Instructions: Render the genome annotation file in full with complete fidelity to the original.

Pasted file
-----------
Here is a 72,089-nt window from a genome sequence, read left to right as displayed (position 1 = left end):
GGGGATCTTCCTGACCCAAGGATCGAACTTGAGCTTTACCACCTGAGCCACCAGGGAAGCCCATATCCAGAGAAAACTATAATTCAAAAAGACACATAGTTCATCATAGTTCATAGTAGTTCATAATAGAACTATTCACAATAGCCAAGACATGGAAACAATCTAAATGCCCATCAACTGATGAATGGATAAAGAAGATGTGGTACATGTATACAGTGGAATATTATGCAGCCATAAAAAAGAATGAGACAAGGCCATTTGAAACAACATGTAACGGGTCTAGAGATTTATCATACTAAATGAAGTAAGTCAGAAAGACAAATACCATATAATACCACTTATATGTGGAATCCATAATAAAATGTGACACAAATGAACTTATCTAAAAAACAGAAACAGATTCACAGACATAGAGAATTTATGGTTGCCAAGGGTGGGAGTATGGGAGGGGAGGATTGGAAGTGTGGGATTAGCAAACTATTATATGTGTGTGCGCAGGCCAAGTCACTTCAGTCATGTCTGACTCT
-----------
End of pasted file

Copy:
Here is a 72,089-nt window from a genome sequence, read left to right as displayed (position 1 = left end):
GGGGATCTTCCTGACCCAAGGATCGAACTTGAGCTTTACCACCTGAGCCACCAGGGAAGCCCATATCCAGAGAAAACTATAATTCAAAAAGACACATAGTTCATCATAGTTCATAGTAGTTCATAATAGAACTATTCACAATAGCCAAGACATGGAAACAATCTAAATGCCCATCAACTGATGAATGGATAAAGAAGATGTGGTACATGTATACAGTGGAATATTATGCAGCCATAAAAAAGAATGAGACAAGGCCATTTGAAACAACATGTAACGGGTCTAGAGATTTATCATACTAAATGAAGTAAGTCAGAAAGACAAATACCATATAATACCACTTATATGTGGAATCCATAATAAAATGTGACACAAATGAACTTATCTAAAAAACAGAAACAGATTCACAGACATAGAGAATTTATGGTTGCCAAGGGTGGGAGTATGGGAGGGGAGGATTGGAAGTGTGGGATTAGCAAACTATTATATGTGTGTGCGCAGGCCAAGTCACTTCAGTCATGTCTGACTCT